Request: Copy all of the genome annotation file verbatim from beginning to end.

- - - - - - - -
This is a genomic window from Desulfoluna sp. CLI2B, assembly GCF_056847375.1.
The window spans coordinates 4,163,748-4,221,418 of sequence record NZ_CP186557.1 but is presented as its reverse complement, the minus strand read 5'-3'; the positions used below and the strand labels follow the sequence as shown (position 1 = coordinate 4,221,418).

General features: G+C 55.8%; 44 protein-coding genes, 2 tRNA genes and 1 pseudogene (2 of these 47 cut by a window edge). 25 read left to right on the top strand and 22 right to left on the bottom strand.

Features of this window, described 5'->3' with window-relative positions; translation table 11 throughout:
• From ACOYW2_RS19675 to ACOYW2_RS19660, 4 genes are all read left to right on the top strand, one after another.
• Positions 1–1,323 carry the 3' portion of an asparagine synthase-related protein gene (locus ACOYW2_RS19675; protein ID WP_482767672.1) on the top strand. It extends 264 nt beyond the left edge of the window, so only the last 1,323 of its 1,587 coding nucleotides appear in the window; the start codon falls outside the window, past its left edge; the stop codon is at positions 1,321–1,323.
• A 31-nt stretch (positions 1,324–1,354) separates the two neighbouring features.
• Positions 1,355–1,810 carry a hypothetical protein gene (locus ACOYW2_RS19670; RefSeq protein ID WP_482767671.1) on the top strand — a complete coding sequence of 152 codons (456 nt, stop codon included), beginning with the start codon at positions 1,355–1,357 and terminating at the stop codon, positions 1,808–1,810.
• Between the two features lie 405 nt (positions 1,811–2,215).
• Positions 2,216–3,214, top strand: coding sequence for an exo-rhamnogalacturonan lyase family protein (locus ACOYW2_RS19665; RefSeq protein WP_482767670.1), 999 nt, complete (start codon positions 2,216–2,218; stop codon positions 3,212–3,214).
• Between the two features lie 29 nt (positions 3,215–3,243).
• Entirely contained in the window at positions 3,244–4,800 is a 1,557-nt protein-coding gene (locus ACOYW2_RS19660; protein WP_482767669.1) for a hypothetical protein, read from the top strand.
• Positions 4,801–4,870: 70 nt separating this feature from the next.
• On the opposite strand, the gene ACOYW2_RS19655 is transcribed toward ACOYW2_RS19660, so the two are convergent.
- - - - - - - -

This is a genomic window from Desulfoluna sp. CLI2B, assembly GCF_056847375.1.
The window spans coordinates 4,163,748-4,221,418 of sequence record NZ_CP186557.1 but is presented as its reverse complement, the minus strand read 5'-3'; the positions used below and the strand labels follow the sequence as shown (position 1 = coordinate 4,221,418).

General features: G+C 55.8%; 44 protein-coding genes, 2 tRNA genes and 1 pseudogene (2 of these 47 cut by a window edge). 25 read left to right on the top strand and 22 right to left on the bottom strand.

Features of this window, described 5'->3' with window-relative positions; translation table 11 throughout:
• From ACOYW2_RS19675 to ACOYW2_RS19660, 4 genes are all read left to right on the top strand, one after another.
• Positions 1–1,323 carry the 3' portion of an asparagine synthase-related protein gene (locus ACOYW2_RS19675; protein ID WP_482767672.1) on the top strand. It extends 264 nt beyond the left edge of the window, so only the last 1,323 of its 1,587 coding nucleotides appear in the window; the start codon falls outside the window, past its left edge; the stop codon is at positions 1,321–1,323.
• A 31-nt stretch (positions 1,324–1,354) separates the two neighbouring features.
• Positions 1,355–1,810 carry a hypothetical protein gene (locus ACOYW2_RS19670; RefSeq protein ID WP_482767671.1) on the top strand — a complete coding sequence of 152 codons (456 nt, stop codon included), beginning with the start codon at positions 1,355–1,357 and terminating at the stop codon, positions 1,808–1,810.
• Between the two features lie 405 nt (positions 1,811–2,215).
• Positions 2,216–3,214, top strand: coding sequence for an exo-rhamnogalacturonan lyase family protein (locus ACOYW2_RS19665; RefSeq protein WP_482767670.1), 999 nt, complete (start codon positions 2,216–2,218; stop codon positions 3,212–3,214).
• Between the two features lie 29 nt (positions 3,215–3,243).
• Entirely contained in the window at positions 3,244–4,800 is a 1,557-nt protein-coding gene (locus ACOYW2_RS19660; protein WP_482767669.1) for a hypothetical protein, read from the top strand.
• Positions 4,801–4,870: 70 nt separating this feature from the next.
• On the opposite strand, the gene ACOYW2_RS19655 is transcribed toward ACOYW2_RS19660, so the two are convergent.